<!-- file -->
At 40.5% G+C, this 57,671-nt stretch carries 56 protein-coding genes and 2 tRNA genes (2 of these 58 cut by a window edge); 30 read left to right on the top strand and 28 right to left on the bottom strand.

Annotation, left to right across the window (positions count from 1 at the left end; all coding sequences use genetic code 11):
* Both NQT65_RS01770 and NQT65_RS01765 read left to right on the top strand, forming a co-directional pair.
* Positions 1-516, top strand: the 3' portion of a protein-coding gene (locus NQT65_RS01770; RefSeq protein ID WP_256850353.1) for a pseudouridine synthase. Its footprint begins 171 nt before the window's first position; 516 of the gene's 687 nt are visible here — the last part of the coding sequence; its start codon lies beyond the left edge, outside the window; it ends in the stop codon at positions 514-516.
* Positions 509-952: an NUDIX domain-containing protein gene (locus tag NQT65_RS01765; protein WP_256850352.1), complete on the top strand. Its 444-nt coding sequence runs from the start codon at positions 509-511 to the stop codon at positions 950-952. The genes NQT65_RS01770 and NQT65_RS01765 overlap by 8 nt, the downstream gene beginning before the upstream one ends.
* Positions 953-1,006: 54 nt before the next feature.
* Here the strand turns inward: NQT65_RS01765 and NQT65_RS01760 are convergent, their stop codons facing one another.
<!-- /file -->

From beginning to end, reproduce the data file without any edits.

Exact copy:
At 40.5% G+C, this 57,671-nt stretch carries 56 protein-coding genes and 2 tRNA genes (2 of these 58 cut by a window edge); 30 read left to right on the top strand and 28 right to left on the bottom strand.

Annotation, left to right across the window (positions count from 1 at the left end; all coding sequences use genetic code 11):
* Both NQT65_RS01770 and NQT65_RS01765 read left to right on the top strand, forming a co-directional pair.
* Positions 1-516, top strand: the 3' portion of a protein-coding gene (locus NQT65_RS01770; RefSeq protein ID WP_256850353.1) for a pseudouridine synthase. Its footprint begins 171 nt before the window's first position; 516 of the gene's 687 nt are visible here — the last part of the coding sequence; its start codon lies beyond the left edge, outside the window; it ends in the stop codon at positions 514-516.
* Positions 509-952: an NUDIX domain-containing protein gene (locus tag NQT65_RS01765; protein WP_256850352.1), complete on the top strand. Its 444-nt coding sequence runs from the start codon at positions 509-511 to the stop codon at positions 950-952. The genes NQT65_RS01770 and NQT65_RS01765 overlap by 8 nt, the downstream gene beginning before the upstream one ends.
* Positions 953-1,006: 54 nt before the next feature.
* Here the strand turns inward: NQT65_RS01765 and NQT65_RS01760 are convergent, their stop codons facing one another.